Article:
By ELIOT SILL
Boxes of free food sat stacked in the front hallway at Marion Elementary School on Friday, presumably to be returned to Wichita and distributed to those who need it. Maybe they’ll be diverted to the local food bank in Marion.
They didn’t wind up in the bellies of kids craving free lunches this summer. At least, not at the levels organizers of a free summer lunch program had hoped.
“I’m not happy with the amount people we got,” Gene Winkler said. “I think we should’ve had more kids than this attending.”
Winkler teamed with the Wichita Food Bank and city officials to organize the program and recruit volunteers to staff it.
Despite lofty goals of reaching as many as 180 kids a day, which were shown within the first week to be unrealistic, Winkler said the program ended up serving 10.9 kids per day, on average.
Winkler said it was a benefit for those that did take advantage.
Receiving a greater response was the free snack offered at the Sports and Aquatic Center. That averaged 25 patrons per day. Winkler said those snacks were “just a couple of things,” like a juice box and baggie of pretzels.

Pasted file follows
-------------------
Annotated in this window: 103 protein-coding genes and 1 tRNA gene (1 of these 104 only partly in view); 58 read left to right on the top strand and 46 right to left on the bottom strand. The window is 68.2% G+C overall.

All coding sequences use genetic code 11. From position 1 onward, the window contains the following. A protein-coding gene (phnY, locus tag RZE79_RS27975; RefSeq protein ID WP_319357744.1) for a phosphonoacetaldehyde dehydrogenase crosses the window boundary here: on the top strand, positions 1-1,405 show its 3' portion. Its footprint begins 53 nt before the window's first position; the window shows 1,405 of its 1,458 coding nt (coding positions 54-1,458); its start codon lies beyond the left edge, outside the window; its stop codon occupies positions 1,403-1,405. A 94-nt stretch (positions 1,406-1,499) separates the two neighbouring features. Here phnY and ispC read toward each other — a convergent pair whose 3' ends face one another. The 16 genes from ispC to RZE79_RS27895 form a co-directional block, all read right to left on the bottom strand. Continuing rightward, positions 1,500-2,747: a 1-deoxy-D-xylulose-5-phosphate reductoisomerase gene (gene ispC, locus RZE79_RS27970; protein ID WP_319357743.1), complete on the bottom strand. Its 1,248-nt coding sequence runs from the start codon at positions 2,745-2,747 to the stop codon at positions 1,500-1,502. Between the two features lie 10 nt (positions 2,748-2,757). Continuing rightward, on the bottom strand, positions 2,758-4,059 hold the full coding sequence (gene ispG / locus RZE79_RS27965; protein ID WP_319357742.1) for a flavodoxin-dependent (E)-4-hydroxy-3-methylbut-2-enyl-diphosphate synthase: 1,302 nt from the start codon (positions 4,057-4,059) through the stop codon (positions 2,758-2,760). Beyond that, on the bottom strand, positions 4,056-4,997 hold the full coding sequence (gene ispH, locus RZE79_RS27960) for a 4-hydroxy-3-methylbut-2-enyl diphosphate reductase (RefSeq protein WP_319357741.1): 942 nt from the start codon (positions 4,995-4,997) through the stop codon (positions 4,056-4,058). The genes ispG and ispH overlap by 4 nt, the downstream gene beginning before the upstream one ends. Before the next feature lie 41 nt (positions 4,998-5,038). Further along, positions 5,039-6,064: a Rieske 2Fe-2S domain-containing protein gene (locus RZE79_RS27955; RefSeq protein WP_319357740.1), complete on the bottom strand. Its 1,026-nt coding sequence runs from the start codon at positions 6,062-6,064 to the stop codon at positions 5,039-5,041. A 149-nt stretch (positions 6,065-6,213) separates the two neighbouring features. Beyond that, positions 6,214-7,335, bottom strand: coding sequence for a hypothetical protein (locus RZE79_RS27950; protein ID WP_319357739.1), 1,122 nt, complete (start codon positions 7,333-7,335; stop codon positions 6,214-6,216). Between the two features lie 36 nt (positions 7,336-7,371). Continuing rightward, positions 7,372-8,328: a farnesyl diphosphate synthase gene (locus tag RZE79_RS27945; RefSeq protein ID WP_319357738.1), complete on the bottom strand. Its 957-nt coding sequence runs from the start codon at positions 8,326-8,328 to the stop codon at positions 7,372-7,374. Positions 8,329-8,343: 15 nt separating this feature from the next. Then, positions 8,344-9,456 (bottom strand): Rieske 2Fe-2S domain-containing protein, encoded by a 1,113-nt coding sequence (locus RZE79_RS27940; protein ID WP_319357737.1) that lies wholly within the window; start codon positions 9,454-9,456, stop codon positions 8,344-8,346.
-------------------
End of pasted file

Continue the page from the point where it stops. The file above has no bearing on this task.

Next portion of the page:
“The food is decent,” Destiny Boudreaux, 14, said. “It’s really all snack food though.”
The meals contained protein in various forms — chicken salad, beef sticks, Cheez-Its — but fruits, cheese, peanut butter, crackers, milk, and juice, all also were included.
Destiny and her younger twin brothers, Tyler and Colton, ate there “most every day,” Colton said.
Max Hayen and Jose Almaguer of Marion Christian Church were volunteers Friday for the final day of the program. The Christian Church was the 10th community group to staff the event for a week.
Some days, volunteers would be the only ones there.
“We had three days where nobody showed up,” Winkler said. He said that was around July Fourth. Rain limited attendance on other days. Several days had just two or three in attendance. Some had 15 to 20.
Mondays were popular, as free pool passes were handed out those days, redeemable any day that week. The Boudreauxs said they frequently took advantage of the pool pass.
While it benefited those it served, the program has left organizers asking questions as to why it wasn’t more popular and what could be done to improve it.
“It might have helped to change locations,” Winkler said. “We could go into the little park west of the school and have it there. Maybe kids just don’t want to come back to school during the summer time.”
The program was made available to all children 18 and younger, with the only stipulation being that lunches must be ate at the school.
Winkler said he wasn’t sure if the program would continue next summer.
“We’ll just have to see what works out,” he said. “And if we do it next year, what do we do to make it more available.”